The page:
Regarding the bonds: I'm starting to think that bond index funds (like XBB) are too diversified and it dilutes the yield. The example above shows that maintaining a 5.75% government bond as a large component can work. I wouldn't want to hold the individual strip individually though, given it's lack of liquidity.

Perhaps their combo of fixed income instruments (not always exchange traded), and carefully chosen stocks are contributing to the successful monthly yield. I'd hold in a TFSA/RRSP initially, so I'm not as worried about tax implications.

I anxiously await any examples of how this model can be replicated using low cost ETFs?
 

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http://www.google.ca/finance?q=MUTF_CA:CIB512 says that its value dropped 30% in late 2008. If you can tolerate that much volatility, you can mix, say XHY.to and CPD.to and get a yield that matches that easily. Not to mention that about 40% of of that fund's return is in the form of ROC. Or you could look at CBD.to, Claymore's wrap of various etfs that pay decent distributions. Currently yields 4%, but had much better capital gains, due to not paying out excess ROC.
 

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a glance at the top 10 holdings of the cibc monthly income fund shows that this fund is not generating 7% on these & similar securities alone.

no, it has to be involved in derivatives/options/futures trading as well. This is how one squeezes more out of the good old stuff. This is what i do. The actual return from an optioned blue chip portfolio is close to 10% per annum, so in offering retail investors 7% cibc is keeping a healthy margin for itself.

one doesn't even have to read the prospectus. A glance at the risk profile for the cibc monthly income fund tells it all:

" Capital depreciation risk, concentration risk, derivative risk, equity risk, fixed income risk, general market risk, large investor risk, legal and regulatory risk, securities lending, purchase and reverse repurchase agreements risk, short selling risk, trusts and partnerships risk."

i find myself wondering why anyone would give away that 2.5-3% per annum. It's not that hard to learn to do oneself.
 

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Discussion Starter #8
Thanks for the replies so far.

ledtim, CBD.to is a great option that I was unaware of until you pointed it out, thanks for mentioning.
 

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a glance at the top 10 holdings of the cibc monthly income fund shows that this fund is not generating 7% on these & similar securities alone.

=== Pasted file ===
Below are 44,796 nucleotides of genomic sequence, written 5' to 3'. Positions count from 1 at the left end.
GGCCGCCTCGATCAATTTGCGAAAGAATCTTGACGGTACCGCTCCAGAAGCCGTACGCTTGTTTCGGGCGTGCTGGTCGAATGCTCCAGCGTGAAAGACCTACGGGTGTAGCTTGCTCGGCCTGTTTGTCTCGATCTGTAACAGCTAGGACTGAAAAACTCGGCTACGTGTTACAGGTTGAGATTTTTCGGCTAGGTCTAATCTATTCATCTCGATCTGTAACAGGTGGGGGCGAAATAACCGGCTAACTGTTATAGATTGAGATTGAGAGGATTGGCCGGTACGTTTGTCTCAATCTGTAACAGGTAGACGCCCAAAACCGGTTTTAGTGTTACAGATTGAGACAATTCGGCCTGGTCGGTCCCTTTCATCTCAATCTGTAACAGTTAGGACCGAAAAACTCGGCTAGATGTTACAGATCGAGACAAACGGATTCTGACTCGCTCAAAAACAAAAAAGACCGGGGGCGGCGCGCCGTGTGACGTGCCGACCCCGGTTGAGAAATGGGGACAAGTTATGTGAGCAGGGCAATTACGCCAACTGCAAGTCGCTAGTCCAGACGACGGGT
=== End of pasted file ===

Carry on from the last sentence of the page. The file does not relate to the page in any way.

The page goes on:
no, it has to be involved in derivatives/options/futures trading as well. This is how one squeezes more out of the good old stuff. This is what i do. The actual return from an optioned blue chip portfolio is close to 10% per annum, so in offering retail investors 7% cibc is keeping a healthy margin for itself.

one doesn't even have to read the prospectus. A glance at the risk profile for the cibc monthly income fund tells it all:

" Capital depreciation risk, concentration risk, derivative risk, equity risk, fixed income risk, general market risk, large investor risk, legal and regulatory risk, securities lending, purchase and reverse repurchase agreements risk, short selling risk, trusts and partnerships risk."

i find myself wondering why anyone would give away that 2.5-3% per annum. It's not that hard to learn to do oneself.
I think you're accusing CIBC of fraud or negligence. They can't skim off 2.5 - 3% without disclosure. If you're suggesting they are selling underpriced options to their own book out of the fund, that's probably illegal.
 

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no one is being accused of anything. It's all right there in the disclosure documentation. A total management fee of 2.5-3% including the stated MER plus the cost of commissions generated by the trading of securities in the portfolio - these are traceable in the notes to all mutual fund financial statements - is routine standard fare for all canadian bank-managed equity mutual funds.

c'mon andrew you're smart, not stupid. Look at the top 10 holdings. These are not generating anything like 7%. Plus the fund will want its typical 2.5-3% omnibus of management fees. So the money has to come from somewhere. And they name it. Fully. Fairly. Legally. Ethically. It's coming from derivatives trading, repo & reverse repo trading, short selling and certain trust & partnership interests. End of story.

btw andrew. Today i closed out my teck US option strategy. Less than 3 months old. Return of 34% in capital gains, or 137% annualized. In US dollars. More in CAD. Yea it's a hedge fund strategy.

like i said, most people could learn to do this.